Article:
Case Study: Managing the Complexity of Your Freelance Writer Business
We can use free digital benefits like the ones many platforms give. Always considering (and ideally, curating) the suppliers and their services for purchasing paid services further down the road.
We should, by all means, do this, because free isn’t enough, even if you have all the free applications and free web apps that you think you’ll need. When we know more about what works for us we should decide on the best paid services and allot some monthly budget to them.
A business can’t be designed in a stream-of-consciousness fashion. I haven’t been to business school, but that doesn’t mean I’m illiterate in business education. I tried the slipstream approach to building several of my businesses and they failed miserably.
When I switched from technician to copywriter I wanted to take a different approach. Not what I had done up to then. Which was going to the market first, and doing everything (or even not doing it at all) later.
One of the businesses that failed miserably was a computer repair service I wanted to build. The local market wasn’t inspiring in the least. This affected me, I simply didn’t want to bother to approach the startup process methodically. Even if I would have approached it that way, I doubt that business would have succeeded.
Yet, when I switched careers, to freelance writer, I decided to take the complete opposite approach. I like to call this take on building a business
“The Germane Approach”
I mean by a germane take on startup building to just plan everything with a high grade of exhaustiveness, depth, and granularity. To document everything and retain everything of value and make a habit of it, so it becomes second nature.
Maybe how I expressed myself in the previous paragraph sounds like potential trouble ahead, and it might raise red flags with some. Don’t worry, I don’t mean to be a maniac of planning and organization that ends up lacking energy in the action and networking departments.
I think we should strike a balance between planning and acting, but organizing should come before acting, as I see it after having tried the ultra-simple approach.
I just wanted to manage all the computer repair service business processes (except the “corporate” site) with the computer of my intellect, and it just wasn’t possible.
Even if the business is ultra-simple, like for instance an internet-based confectionery sale/delivery outfit, careful preparation work is required.
It’s not as simple as a two steps process that you’ll manufacture your product and then sell it. Excuse me if this is obvious, but this is what I did back then. I will call this the KISWS model, Keeping It Simple Was Stupid.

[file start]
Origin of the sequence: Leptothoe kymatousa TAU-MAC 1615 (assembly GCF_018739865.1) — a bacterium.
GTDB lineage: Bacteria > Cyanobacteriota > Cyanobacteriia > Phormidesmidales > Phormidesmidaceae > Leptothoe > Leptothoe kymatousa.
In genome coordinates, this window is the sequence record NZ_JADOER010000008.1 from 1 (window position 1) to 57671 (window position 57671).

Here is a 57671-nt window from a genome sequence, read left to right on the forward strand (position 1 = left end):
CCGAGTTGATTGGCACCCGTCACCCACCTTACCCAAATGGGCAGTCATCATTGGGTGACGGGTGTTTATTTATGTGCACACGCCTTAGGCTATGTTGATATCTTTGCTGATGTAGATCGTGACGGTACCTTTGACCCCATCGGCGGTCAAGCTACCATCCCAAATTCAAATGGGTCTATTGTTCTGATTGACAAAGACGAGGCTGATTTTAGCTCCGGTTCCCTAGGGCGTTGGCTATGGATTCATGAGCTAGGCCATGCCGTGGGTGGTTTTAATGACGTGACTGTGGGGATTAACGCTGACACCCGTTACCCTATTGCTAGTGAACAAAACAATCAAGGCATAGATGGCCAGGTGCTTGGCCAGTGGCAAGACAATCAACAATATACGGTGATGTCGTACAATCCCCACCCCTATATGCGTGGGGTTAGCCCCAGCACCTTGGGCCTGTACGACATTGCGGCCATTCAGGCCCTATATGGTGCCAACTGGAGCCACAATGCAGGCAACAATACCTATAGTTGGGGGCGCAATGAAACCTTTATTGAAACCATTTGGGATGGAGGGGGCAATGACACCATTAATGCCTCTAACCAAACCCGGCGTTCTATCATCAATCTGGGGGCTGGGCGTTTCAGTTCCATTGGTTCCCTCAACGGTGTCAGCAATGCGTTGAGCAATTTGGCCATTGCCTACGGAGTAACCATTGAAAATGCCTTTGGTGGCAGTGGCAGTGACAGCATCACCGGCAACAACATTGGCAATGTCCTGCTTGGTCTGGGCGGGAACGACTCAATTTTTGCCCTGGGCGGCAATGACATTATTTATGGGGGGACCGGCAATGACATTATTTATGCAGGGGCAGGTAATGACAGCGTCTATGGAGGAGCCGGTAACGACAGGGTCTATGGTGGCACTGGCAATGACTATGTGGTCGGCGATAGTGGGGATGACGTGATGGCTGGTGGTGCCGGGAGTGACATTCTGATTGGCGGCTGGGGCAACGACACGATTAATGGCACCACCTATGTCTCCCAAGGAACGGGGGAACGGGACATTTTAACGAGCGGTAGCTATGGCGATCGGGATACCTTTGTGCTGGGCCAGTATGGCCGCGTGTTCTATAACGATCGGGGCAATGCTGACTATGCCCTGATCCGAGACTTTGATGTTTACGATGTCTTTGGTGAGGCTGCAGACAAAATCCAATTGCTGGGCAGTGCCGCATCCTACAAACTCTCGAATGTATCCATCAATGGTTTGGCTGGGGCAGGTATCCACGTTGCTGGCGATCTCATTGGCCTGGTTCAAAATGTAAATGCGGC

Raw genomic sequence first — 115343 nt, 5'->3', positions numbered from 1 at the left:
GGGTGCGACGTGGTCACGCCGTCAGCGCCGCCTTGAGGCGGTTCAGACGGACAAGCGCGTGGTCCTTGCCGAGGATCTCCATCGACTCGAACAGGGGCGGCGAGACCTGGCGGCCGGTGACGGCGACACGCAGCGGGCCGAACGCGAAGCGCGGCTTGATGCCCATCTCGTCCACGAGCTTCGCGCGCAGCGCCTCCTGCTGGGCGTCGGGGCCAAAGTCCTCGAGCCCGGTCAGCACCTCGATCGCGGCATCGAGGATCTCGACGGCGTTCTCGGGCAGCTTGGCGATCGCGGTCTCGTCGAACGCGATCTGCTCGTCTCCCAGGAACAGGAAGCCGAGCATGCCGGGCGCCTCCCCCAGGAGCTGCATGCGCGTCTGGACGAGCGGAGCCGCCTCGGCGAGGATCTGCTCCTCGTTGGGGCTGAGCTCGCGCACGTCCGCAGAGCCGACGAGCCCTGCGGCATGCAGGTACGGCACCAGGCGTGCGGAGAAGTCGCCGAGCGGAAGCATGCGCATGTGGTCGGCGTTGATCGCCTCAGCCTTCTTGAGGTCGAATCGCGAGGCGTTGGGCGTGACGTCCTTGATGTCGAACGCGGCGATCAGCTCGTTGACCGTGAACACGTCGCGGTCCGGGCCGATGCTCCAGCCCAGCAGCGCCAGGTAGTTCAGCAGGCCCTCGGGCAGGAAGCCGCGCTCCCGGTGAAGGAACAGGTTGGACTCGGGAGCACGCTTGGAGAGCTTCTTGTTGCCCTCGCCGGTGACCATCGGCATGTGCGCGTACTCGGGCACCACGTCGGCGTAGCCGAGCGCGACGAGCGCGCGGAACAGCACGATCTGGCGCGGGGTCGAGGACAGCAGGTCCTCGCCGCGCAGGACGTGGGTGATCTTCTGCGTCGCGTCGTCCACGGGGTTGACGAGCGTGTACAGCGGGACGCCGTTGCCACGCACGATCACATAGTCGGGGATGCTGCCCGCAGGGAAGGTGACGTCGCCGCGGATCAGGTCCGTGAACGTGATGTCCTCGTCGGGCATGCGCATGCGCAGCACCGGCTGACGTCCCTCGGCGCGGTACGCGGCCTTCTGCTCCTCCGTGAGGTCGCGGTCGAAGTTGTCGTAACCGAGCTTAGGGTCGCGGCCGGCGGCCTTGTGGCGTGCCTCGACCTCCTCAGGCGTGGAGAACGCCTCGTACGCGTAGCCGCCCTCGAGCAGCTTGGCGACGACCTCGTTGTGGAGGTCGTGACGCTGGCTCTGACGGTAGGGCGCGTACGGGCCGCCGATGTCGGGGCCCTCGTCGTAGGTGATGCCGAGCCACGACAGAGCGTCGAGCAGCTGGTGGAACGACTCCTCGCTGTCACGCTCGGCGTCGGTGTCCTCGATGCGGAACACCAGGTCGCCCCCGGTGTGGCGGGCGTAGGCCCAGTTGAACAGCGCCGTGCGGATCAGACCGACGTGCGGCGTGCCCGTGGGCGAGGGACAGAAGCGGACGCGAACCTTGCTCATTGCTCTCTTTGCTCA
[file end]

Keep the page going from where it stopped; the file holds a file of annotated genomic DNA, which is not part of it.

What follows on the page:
Go Guessing How Many Processes Your Business Will Need
I chose to research business models before starting to write any content for the Web, any strategy content. I created my business model, mixing and matching several of them that someone had already laid out.
After I had that prototyped, I came up with the germ for what would become my customer personas (profiles of the target clients) and customer relationships plans.
The business model, confronted with the target market and audience plans, and the archetypal customer personas, all these research documents feedback on each other.
We should use a blueprint for all of the documents we employ in this initial work. Otherwise, we can’t see where the plans have their gaps; the underdeveloped parts that we need to work on.
After that, all kinds of documents come into play, and one shouldn’t go overboard creating documents indiscriminately. There’s always the Web and the experience of others to give us ideas about what business documents we should create, feed and maintain.
- Business Model Canvass
- Operating Business Plan
- Marketing Master Plan
- Marketing Mix
- Deals Plan
- Sales Plan
- Investment Plan
- New Features Plan
All these should be drafted before going to the market for the first time. Even if we lack the customer intelligence required to fill some of the gaps that are going to appear, we must feed as much as possible each of these plans before outreaching to potential customers for the first time.
There’s a deluge of content in all the formats. There’s no way to make sense of it unless we adopt methods to curate the valuable content after we found it.
Getting to know your potential clients and the overall community of your industry must be integrated into the daily system, what to say of dealing consistently our value and sharing the value of others?
I don’t see how we can do this if we don’t do something to curate everything of interest and value that we find and would hate to forget.
Text files (.TXT) that you record with the notepad aren’t appropriate for anything that’s a resource or an asset. Plain text files aren’t appropriate for anything other than code, or to strip some formatted text of its formatting.
Business plans that have gloss need at least .RTF format.
For containers, we should use
- Read-later Apps
- Social Bookmarking
Programs that give ease of use, and power, when what we need is to store, retrieve and manipulate a record alone or in relation to others that are similar.